“I was in Sudan when the fighting started. This is how my family and I got out”

Nisrin Elamin took her three-year-old daughter to Khartoum to celebrate Ramadan. When the conflict began, they found themselves with no food, water or power and were forced to risk a harrowing journey out of the country

By Nisrin Elamin, as told to Anthony Milton
"I was in Sudan when the fighting started. This is how my family and I got out"

Since mid-April, Sudan has been the site of a brutal power struggle between two rival factions of the country’s military, the Sudanese Armed Forces and the paramilitary Rapid Support Forces (RSF). The two groups banded together in 2019 to overthrow dictator Omar al-Bashir, promising a transition to democracy. Instead, in 2021, they staged a second coup—and quickly disagreed over how to proceed. Now, the two are at war, leaving hundreds of thousands of people scrambling to find safety. More than 400 Canadians have been evacuated with the help of the Canadian military, but many have described the effort as badly disorganized. Nisrin Elamin, an assistant professor of anthropology at the University of Toronto, got caught in the crossfire while visiting her family for Ramadan. Here, she tells us of her harrowing escape—and her concerns for the Sudanese people left behind.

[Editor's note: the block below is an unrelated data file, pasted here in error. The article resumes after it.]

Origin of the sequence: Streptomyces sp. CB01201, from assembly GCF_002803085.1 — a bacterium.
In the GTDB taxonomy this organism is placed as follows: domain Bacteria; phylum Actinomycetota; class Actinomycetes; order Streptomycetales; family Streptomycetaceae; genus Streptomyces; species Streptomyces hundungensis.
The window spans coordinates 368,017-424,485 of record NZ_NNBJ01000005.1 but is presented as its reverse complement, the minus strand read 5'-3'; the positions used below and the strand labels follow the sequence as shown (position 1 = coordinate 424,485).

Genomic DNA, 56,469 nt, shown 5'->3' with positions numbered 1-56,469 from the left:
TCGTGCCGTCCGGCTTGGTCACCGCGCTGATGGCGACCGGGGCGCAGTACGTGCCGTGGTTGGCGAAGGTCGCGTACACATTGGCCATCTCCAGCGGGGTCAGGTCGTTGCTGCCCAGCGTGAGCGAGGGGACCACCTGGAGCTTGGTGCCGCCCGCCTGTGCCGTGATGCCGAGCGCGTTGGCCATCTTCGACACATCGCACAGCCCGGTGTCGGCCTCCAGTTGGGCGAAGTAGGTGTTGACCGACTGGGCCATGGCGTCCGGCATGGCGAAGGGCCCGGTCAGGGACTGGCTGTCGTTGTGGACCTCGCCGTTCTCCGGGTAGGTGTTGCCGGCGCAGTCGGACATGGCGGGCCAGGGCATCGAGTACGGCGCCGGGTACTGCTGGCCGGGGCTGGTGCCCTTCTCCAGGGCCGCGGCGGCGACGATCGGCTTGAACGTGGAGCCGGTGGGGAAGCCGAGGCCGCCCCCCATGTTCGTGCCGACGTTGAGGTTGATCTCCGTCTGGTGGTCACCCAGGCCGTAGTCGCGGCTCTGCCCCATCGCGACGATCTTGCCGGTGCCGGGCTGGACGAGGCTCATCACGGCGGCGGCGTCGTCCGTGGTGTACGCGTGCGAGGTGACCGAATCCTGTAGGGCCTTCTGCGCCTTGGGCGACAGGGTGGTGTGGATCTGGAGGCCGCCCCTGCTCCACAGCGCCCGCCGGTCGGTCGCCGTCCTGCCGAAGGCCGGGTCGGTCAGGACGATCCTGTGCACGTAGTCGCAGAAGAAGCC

I moved to Moss Park, in Toronto, from Philadelphia in August 2022. I’m an American citizen, and my family is from Sudan. I didn’t grow up there, but I spent time in the country doing research for my dissertation from 2013 to 2018. I still have a lot of family in the country—over 90 cousins. This year, for Eid, I wanted to introduce my three-year-old daughter, Layla, to them and to Sudanese culture. In my father’s village, children roam free and play all day. I wanted her to experience that.

We left for Khartoum on April 7, travelling with my parents, who live in the US. Each night, we went from our rental apartment to my aunt’s house for iftar, the meal that breaks the day’s Ramadan fast. Sudanese people are very community-oriented—with family, friends and guests packed in, it was a full house. I helped the women balance food on trays that would be brought to the mosque to feed those in need, while my daughter ran around us playing hide-and-seek with her cousins. When prayer was called, we drank our water, ate our dates and broke our fast together.

On the fifth night of our visit, I woke up to gunfire, which was soon accompanied by the sound of explosions. It was surreal. My phone lit up with messages and calls from friends and family saying that war had broken out between the RSF—a paramilitary group—and the Sudanese Armed Forces. We were caught right in the middle. Our friends told us to stay away from the walls for fear of missiles. My father, who is nearly 90, looked out the window and sang an old love song to the city as it burned.